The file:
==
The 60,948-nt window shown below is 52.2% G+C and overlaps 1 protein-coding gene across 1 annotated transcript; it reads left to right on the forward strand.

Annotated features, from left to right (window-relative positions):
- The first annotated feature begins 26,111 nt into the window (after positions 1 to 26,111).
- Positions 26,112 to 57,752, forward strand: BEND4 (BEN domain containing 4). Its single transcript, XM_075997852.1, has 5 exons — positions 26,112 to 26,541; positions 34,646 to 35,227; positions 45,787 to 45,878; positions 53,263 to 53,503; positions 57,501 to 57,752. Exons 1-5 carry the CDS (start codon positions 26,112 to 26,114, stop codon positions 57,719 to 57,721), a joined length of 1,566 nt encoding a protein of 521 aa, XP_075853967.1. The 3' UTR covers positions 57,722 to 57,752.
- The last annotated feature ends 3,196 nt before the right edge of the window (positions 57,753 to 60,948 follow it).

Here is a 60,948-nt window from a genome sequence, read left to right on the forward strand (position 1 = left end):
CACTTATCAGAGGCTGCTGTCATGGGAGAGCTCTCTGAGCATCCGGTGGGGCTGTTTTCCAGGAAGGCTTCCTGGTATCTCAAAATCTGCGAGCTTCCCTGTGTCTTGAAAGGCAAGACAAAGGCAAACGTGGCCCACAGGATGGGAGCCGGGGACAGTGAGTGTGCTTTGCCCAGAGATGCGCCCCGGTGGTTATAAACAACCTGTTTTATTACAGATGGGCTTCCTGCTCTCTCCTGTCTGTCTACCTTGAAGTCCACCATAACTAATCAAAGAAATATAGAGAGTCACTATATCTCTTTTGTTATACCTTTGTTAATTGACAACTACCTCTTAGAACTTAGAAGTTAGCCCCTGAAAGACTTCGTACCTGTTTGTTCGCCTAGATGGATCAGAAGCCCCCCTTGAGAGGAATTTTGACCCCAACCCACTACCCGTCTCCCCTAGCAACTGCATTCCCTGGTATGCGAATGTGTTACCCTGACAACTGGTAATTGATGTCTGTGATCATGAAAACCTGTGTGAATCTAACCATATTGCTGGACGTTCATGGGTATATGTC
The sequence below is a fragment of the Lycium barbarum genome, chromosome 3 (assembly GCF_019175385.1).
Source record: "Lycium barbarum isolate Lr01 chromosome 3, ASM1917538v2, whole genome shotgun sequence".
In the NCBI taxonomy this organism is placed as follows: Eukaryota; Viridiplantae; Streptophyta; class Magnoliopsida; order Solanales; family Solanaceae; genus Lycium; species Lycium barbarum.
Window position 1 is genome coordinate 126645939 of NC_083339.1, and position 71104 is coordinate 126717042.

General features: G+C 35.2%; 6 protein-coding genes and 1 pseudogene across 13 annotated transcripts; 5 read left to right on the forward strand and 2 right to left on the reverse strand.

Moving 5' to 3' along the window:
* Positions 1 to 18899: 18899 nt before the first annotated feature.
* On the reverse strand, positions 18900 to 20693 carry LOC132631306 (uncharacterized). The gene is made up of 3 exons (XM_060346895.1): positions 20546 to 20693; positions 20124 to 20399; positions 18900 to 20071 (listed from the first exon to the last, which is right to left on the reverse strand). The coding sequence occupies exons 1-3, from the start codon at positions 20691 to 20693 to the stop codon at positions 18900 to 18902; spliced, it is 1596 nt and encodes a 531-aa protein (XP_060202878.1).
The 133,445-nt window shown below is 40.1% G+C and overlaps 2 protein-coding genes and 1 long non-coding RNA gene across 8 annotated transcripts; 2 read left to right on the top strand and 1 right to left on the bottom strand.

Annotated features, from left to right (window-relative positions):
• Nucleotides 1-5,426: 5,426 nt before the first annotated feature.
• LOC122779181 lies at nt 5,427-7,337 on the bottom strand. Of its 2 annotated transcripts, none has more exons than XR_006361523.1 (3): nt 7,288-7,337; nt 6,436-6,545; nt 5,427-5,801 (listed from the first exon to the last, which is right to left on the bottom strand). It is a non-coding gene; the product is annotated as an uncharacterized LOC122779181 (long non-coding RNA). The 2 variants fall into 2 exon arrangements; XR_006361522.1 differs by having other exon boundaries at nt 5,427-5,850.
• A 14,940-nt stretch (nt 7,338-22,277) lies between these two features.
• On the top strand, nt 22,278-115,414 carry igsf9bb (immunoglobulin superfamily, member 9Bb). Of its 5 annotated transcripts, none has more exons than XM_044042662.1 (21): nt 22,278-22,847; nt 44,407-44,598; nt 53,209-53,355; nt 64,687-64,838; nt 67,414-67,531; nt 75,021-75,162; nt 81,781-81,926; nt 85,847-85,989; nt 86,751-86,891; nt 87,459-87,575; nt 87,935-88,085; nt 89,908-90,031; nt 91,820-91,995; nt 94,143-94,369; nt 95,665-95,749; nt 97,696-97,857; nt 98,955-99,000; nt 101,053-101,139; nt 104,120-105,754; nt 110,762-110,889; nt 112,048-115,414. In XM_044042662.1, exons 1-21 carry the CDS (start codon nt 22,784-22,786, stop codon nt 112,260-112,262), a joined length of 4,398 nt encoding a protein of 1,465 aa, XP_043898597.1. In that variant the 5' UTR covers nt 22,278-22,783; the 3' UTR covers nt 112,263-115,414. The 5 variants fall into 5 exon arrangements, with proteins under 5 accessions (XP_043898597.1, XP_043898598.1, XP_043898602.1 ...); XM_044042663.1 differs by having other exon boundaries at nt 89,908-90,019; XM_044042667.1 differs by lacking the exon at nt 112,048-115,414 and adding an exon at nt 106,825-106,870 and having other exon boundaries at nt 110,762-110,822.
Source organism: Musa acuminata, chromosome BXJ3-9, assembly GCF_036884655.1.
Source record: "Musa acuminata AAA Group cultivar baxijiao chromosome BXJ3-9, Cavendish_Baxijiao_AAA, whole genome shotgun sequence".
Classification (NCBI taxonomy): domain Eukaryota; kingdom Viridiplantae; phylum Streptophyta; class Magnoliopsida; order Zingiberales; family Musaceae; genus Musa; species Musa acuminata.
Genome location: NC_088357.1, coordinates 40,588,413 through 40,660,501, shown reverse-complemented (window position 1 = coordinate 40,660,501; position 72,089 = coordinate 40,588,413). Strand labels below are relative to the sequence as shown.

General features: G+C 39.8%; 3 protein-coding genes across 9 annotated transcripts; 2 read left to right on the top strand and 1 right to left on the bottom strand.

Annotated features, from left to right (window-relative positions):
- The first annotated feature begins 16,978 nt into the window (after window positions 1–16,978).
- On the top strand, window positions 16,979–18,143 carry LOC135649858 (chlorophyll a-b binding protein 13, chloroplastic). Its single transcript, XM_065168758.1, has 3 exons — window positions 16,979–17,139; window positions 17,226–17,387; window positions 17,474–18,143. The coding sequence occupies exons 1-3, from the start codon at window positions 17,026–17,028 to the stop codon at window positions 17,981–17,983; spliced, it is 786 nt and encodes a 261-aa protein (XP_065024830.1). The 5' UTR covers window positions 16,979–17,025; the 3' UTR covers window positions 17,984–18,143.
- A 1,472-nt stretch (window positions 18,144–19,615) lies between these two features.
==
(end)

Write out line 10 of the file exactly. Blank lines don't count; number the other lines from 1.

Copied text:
In the NCBI taxonomy this organism is placed as follows: Eukaryota; Viridiplantae; Streptophyta; class Magnoliopsida; order Solanales; family Solanaceae; genus Lycium; species Lycium barbarum.